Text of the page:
PURPOSE: To describe interventional oncology therapies combined with immune checkpoint inhibitor (ICI) therapy targeting the programmed death 1 pathway in patients with different neoplasms. MATERIALS AND METHODS: This was a retrospective cohort study of patients who underwent tumor-directed thermal ablation, embolization, or selective internal radiation therapy (SIRT) between January 1, 2011, and May 1, 2019, and received anti-programmed death 1/PD-L1 agents ≤ 90 days before or ≤ 30 days after the interventional procedure. Immune-related adverse events (irAEs) and procedural complications ≤ 90 days after the procedure were graded according to the Common Terminology Criteria for Adverse Events version 5.0. The study included 65 eligible patients (49% female; age 63 years ± 11.1). The most common tumors were metastatic melanoma (n = 28) and non-small cell lung cancer (NSCLC) (n = 12). Patients underwent 78 procedures (12 patients underwent > 1 procedure), most frequently SIRT (35.9%) and cryoablation (28.2%). The most common target organs were liver (46.2%), bone (24.4%), and lung (9.0%). Most patients received ICI monotherapy with pembrolizumab (n = 30), nivolumab (n = 22), and atezolizumab (n = 6); 7 patients received ipilimumab and nivolumab. RESULTS: Seven (10.8%) patients experienced an irAE (71.4% grade 1-2), mostly affecting the skin. Median time to irAE was 33 days (interquartile range, 19-38 days). Five irAEs occurred in patients with melanoma, and no irAEs occurred in patients with NSCLC. Management required corticosteroids (n = 3) and immunotherapy discontinuation (n = 1); all irAEs resolved to grade ≤ 1. There were 4 intraprocedural and 32 postprocedural complications (77.8% grade < 3). No grade 5 irAEs and/or procedural complications occurred. CONCLUSIONS: No unmanageable or unanticipated toxicities occurred within 90 days after interventional oncology therapies combined with ICIs.


Assuntos
Técnicas de Ablação , Braquiterapia , Embolização Terapêutica , Neoplasias/terapia , Técnicas de Ablação/efeitos adversos , Idoso , Antígeno B7-H1/antagonistas & inibidores , Braquiterapia/efeitos adversos , Terapia Combinada , Embolização Terapêutica/efeitos adversos , Feminino , Humanos , Masculino , Pessoa de Meia-Idade , Neoplasias/imunologia , Neoplasias/patologia , Segurança do Paciente , Receptor de Morte Celular Programada 1/antagonistas & inibidores , Estudos Retrospectivos , Medição de Risco , Fatores de Risco , Fatores de Tempo , Resultado do Tratamento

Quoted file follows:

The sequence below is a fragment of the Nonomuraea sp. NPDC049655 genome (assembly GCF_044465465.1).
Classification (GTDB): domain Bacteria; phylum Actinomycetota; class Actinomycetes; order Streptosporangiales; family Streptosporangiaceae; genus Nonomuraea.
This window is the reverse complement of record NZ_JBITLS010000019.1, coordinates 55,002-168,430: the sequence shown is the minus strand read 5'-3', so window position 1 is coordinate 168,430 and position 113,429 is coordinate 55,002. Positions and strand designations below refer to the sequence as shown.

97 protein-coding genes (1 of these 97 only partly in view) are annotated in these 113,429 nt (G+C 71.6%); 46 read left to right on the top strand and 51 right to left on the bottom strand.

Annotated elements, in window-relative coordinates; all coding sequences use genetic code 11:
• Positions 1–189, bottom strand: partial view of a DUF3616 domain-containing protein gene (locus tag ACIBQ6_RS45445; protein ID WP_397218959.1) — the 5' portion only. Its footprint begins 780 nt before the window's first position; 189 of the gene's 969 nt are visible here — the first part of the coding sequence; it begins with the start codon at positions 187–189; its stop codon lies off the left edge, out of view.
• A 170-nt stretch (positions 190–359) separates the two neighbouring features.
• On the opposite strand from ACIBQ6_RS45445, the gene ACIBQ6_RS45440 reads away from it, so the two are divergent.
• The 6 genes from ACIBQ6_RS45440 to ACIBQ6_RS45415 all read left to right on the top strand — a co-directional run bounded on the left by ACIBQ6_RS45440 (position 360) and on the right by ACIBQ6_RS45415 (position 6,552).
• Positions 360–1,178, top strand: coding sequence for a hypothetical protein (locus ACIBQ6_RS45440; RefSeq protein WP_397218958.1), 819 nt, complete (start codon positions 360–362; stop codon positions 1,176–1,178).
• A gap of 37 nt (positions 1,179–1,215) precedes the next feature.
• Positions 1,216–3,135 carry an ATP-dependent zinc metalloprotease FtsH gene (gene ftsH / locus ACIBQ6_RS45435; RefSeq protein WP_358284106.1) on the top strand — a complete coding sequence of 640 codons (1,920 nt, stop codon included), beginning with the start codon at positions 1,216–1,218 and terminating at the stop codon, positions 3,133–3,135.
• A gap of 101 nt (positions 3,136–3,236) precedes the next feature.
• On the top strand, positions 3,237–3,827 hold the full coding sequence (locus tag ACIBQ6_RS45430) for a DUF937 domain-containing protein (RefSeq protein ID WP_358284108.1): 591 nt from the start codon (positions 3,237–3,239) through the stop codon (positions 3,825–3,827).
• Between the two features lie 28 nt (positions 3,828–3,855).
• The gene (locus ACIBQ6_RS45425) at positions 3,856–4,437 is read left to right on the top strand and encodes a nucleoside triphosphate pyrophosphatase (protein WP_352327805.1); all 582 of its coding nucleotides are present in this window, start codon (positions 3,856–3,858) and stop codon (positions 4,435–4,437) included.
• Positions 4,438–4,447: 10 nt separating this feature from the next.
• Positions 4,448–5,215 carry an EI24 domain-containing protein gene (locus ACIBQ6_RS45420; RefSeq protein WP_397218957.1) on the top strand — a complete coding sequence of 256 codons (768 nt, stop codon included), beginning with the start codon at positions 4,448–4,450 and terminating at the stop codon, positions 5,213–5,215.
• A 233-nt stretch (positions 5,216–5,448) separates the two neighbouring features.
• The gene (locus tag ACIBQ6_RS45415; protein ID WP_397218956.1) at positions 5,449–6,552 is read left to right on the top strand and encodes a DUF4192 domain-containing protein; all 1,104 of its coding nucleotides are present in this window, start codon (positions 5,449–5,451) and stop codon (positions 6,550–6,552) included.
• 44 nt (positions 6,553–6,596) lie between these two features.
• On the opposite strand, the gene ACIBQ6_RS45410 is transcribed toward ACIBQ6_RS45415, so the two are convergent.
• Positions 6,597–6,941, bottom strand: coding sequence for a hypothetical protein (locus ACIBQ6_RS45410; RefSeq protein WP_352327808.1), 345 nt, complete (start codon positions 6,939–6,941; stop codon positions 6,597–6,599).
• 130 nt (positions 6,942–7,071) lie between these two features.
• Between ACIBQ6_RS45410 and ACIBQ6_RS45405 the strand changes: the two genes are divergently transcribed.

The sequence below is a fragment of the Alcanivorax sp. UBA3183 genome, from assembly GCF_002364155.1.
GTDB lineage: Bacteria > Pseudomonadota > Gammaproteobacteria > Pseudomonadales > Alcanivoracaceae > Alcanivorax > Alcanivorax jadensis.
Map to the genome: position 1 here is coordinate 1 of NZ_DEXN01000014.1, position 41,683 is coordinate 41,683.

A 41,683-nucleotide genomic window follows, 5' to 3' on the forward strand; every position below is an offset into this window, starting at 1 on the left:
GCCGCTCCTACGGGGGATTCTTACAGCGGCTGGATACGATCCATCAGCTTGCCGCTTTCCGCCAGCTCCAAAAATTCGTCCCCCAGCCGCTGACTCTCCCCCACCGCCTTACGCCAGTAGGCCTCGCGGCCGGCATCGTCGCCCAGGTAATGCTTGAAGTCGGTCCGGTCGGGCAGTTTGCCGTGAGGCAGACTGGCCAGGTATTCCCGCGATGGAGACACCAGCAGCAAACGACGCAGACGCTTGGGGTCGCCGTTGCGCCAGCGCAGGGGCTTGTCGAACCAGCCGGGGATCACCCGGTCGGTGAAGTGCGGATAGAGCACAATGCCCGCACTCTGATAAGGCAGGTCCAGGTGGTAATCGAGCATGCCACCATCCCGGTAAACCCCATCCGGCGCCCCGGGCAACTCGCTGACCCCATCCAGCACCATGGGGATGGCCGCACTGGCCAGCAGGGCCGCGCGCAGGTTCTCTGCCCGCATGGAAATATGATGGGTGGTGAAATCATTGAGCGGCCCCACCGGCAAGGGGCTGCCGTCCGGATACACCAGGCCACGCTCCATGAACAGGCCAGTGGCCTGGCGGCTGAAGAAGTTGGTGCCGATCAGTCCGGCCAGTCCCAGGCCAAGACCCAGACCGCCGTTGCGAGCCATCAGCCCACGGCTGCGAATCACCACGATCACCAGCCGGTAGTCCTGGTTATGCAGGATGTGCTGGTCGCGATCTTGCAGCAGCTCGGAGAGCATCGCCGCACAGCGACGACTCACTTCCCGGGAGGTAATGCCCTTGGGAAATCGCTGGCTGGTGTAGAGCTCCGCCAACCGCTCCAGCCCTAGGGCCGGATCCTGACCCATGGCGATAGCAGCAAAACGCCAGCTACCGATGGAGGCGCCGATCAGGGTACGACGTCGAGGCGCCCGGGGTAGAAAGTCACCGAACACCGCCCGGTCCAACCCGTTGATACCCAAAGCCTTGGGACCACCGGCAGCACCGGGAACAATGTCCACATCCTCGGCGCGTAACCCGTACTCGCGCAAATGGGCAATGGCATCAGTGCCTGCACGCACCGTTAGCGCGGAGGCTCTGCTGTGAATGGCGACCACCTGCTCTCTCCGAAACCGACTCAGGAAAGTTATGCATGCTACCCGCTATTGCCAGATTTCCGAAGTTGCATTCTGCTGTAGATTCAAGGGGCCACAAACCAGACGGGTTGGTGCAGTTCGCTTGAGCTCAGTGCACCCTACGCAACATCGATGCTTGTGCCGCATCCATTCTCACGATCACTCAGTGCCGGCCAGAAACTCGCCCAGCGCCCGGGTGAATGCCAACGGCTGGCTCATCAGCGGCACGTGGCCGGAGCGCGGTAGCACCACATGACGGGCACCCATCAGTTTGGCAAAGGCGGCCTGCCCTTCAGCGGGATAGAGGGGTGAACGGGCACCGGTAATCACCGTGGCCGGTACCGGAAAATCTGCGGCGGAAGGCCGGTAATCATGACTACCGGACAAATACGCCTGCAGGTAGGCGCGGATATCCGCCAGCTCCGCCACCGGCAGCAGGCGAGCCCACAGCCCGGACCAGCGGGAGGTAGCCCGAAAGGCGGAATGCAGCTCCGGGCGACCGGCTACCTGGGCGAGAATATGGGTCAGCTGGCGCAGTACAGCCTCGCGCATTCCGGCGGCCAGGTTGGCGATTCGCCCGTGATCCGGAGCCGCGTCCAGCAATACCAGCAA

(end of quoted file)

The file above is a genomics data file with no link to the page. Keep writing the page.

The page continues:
12.
Artigo em Inglês | MEDLINE | ID: mdl-33355659

RESUMO

OBJECTIVES: To characterize the incidence, risk factors, and clinical features of acute kidney injury (AKI) in patients receiving dabrafenib and trametinib. METHODS: We performed a retrospective cohort study examining the kidney outcomes of patients in a large healthcare system who received dabrafenib/trametinib between 2010 and 2019. The primary outcome was AKI, defined as a 1.5-fold increase in serum creatinine from baseline within a 12-month study period. AKI severity and etiology was determined for each case by chart review. Logistic regression was used to evaluate baseline predictors of AKI. RESULTS: 199 patients who received dabrafenib in our healthcare system from 2010-2019 were included in the analysis. Forty-two patients (21%) experienced AKI within 12 months; 10 patients (5% of total cohort, 24% of AKI) experienced AKI occurring during a dabrafenib/trametinib-induced febrile syndrome characterized by fever, chills, gastrointestinal symptoms, and elevated liver enzymes. Pre-existing liver disease was the only significant predictor of AKI in the cohort. One patient had biopsy-proven granulomatous acute interstitial nephritis that resolved with corticosteroids. CONCLUSIONS: Oncologists and nephrologists should be aware that AKI is common after dabrafenib/trametinib and a substantial number of cases occur in the setting of treatment-induced pyrexia.

13.
Sci Adv ; 6(46)2020 Nov.
Artigo em Inglês | MEDLINE | ID: mdl-33188016

RESUMO